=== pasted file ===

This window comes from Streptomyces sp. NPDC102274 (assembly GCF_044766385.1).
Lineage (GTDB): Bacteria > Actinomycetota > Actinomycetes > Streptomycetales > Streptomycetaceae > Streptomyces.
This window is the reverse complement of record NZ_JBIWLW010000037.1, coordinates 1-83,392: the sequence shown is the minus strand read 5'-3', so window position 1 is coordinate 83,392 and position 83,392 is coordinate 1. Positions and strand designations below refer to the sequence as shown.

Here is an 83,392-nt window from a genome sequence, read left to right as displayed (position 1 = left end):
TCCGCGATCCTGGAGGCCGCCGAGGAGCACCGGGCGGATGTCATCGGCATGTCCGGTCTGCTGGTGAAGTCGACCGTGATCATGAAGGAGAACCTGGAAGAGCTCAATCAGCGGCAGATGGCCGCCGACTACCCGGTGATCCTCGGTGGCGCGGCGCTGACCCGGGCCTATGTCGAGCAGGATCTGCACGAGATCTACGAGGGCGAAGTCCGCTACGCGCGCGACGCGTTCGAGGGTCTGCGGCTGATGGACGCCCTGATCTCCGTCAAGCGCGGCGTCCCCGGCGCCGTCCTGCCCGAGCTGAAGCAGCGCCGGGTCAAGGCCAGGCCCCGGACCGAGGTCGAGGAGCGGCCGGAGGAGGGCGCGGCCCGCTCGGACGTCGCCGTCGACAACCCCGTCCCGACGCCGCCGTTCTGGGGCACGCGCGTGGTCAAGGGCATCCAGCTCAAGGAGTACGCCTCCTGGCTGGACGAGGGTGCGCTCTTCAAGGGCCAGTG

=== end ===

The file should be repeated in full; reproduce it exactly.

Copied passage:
This window comes from Streptomyces sp. NPDC102274 (assembly GCF_044766385.1).
Lineage (GTDB): Bacteria > Actinomycetota > Actinomycetes > Streptomycetales > Streptomycetaceae > Streptomyces.
This window is the reverse complement of record NZ_JBIWLW010000037.1, coordinates 1-83,392: the sequence shown is the minus strand read 5'-3', so window position 1 is coordinate 83,392 and position 83,392 is coordinate 1. Positions and strand designations below refer to the sequence as shown.

Here is an 83,392-nt window from a genome sequence, read left to right as displayed (position 1 = left end):
TCCGCGATCCTGGAGGCCGCCGAGGAGCACCGGGCGGATGTCATCGGCATGTCCGGTCTGCTGGTGAAGTCGACCGTGATCATGAAGGAGAACCTGGAAGAGCTCAATCAGCGGCAGATGGCCGCCGACTACCCGGTGATCCTCGGTGGCGCGGCGCTGACCCGGGCCTATGTCGAGCAGGATCTGCACGAGATCTACGAGGGCGAAGTCCGCTACGCGCGCGACGCGTTCGAGGGTCTGCGGCTGATGGACGCCCTGATCTCCGTCAAGCGCGGCGTCCCCGGCGCCGTCCTGCCCGAGCTGAAGCAGCGCCGGGTCAAGGCCAGGCCCCGGACCGAGGTCGAGGAGCGGCCGGAGGAGGGCGCGGCCCGCTCGGACGTCGCCGTCGACAACCCCGTCCCGACGCCGCCGTTCTGGGGCACGCGCGTGGTCAAGGGCATCCAGCTCAAGGAGTACGCCTCCTGGCTGGACGAGGGTGCGCTCTTCAAGGGCCAGTG